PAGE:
Also:
"Why did my taxes go up?"
"Well they had to hire a couple extra people to count all these pennies that these jackasses pay their fines with. Not so funny now, is it?"
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If this is such a huge concern, why don't they get rid of the penny and round up everything up to 10 or 5 cents. They used to have something called a 1/2 penny, but it was found to be useless so they phased it out. It's their loss for not taking the pennies, they denied legal tender. Nobody is talking because they don't have a rebutle argument, I hope these idiots are going to have to pay for the bail fee he paid if he wins the court case.
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It's not like the clerks were out anything. They were rolled by the bank, boxed, easy to count, and the bank would take them no questions asked. Granted they are a bit heavy, but big deal. What if he didn't do it to be a dick? What if that was the only way he had to pay it in time (he saved pennies and all his money went to food/bills until the next paycheck)? It doesn't matter, they were legal tender and it was the clerks being the real jerks.

Side note: writing your DL number on the side of every roll is a major privacy issue as well. It's not like they couldn't track him down if it somehow came up short.
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Let me point out one thing, being from the area: Most people in North Jersey act like a-holes most of the time. So this guy decided to be an a-hole by paying is traffic ticket in pennies, and the town decided to be a-holes by not accepting it. But to people from New Jersey, this behavior is all normal.

By the way, Bloomfield is the same town that almost refused to let the last scene of The Sopranos be shot there because they thought it would give the town a bad image. (I worked for the town's high school for two years until they got rid of me. I'm bitter, can you tell?)
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I'm not sure about the US, but in the UK postage stamps are also legal tender.

He should try posting in stamps if they won't accept the pennies.

Actually, this makes me think of something else. Recently the price of copper has gone up a fair bit and people have been nicking copper wire all over the place. I wonder how much pennies are worth if you sold them as scrap copper?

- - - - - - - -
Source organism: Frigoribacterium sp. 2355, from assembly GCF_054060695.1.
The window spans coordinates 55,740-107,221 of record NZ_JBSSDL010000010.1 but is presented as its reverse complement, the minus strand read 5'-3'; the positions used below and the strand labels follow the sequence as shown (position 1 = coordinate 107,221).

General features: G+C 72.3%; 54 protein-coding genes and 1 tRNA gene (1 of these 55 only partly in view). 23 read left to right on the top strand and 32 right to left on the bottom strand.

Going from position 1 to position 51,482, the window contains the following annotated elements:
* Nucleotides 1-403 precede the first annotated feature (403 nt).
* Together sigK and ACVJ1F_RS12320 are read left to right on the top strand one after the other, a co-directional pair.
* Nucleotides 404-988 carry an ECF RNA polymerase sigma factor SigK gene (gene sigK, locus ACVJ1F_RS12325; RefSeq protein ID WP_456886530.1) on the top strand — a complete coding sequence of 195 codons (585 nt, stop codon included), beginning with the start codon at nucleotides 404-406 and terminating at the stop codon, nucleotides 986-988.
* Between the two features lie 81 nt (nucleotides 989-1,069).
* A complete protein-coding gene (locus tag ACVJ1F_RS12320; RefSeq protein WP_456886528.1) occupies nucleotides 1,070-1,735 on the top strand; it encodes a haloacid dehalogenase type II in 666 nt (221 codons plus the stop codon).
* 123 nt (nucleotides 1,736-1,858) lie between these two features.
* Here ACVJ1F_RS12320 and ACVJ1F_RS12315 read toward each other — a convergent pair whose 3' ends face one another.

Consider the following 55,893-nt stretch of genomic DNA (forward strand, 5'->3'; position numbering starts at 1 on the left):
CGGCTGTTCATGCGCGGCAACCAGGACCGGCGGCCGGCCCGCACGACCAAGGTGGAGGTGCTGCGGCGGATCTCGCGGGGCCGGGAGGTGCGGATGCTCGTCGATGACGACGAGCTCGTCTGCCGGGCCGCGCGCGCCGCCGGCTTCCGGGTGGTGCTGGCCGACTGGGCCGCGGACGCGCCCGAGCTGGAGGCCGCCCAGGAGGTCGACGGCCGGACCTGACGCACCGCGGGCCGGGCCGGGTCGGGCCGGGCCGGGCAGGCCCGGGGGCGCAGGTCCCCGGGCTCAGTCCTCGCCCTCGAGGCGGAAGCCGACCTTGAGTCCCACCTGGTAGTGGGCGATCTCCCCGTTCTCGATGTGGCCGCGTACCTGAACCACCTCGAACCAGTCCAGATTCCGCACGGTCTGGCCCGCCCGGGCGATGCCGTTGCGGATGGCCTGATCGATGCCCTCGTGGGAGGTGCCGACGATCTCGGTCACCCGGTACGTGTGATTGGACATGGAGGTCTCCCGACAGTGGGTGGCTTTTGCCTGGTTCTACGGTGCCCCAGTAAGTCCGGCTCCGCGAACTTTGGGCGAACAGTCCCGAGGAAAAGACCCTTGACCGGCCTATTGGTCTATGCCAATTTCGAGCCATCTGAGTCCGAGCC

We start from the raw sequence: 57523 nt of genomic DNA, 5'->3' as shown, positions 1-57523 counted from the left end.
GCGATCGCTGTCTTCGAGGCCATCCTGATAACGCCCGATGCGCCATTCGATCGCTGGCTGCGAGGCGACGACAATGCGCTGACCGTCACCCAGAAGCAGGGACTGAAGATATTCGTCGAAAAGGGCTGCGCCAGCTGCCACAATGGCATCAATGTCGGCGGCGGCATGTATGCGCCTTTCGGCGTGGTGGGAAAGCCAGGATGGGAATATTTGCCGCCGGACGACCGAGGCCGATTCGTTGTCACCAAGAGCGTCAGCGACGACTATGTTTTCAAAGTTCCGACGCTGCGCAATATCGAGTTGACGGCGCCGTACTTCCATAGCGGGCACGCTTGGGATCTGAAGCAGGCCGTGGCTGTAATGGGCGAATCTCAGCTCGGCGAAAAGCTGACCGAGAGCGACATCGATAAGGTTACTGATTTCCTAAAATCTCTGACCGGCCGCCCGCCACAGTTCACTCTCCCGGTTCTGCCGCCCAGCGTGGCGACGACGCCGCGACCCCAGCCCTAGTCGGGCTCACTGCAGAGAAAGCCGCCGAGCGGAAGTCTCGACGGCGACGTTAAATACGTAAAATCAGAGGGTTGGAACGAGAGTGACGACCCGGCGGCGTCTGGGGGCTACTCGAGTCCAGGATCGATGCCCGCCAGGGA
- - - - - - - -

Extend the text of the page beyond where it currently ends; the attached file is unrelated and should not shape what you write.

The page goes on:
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only in nj...........gilberti may be acting childish, but he is within his rights.......pennies are legal tender........these people just don't get it.......they are public servants.......he is the public.......accept his damn pennies and move on to other business and stop wasting the taxpayers' time and money.
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Easy, they're not worth a whole lot in copper. They were once mostly copper, but I think it was the 70s when they changed it. Pennies are almost entirely zinc with a thin copper shell. In high school chemistry we'd file some of the copper off and put the pennies in acid to disolve the zinc so we were left with just the copper. Definitely not worth the time to get enough copper to exchange (and I believe it's technically illegal, but I'm not for sure).
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Woogie
"Don’t know about the US, but I know in England, above a certain value (five pounds I think), pennies are no longer legal tender. Lot of people don’t know that, but it’s true."

I still think the situation here is similar to that.
I know I have read some things about this, will try and find something. Everyone that's so sure pennies are legal tender may be mistaken. None of our coins say they are legal tender. I realize I might not be making much sense but just because we assume coins are legal tender may not make that a fact. We might not have the right to pay all debts with them. This will bug me until I can find what it was that I read.

WhollyRoamin'Catholic
"I wouldn’t take a $56 dollar bill. Even if he wrote his drivers license on it."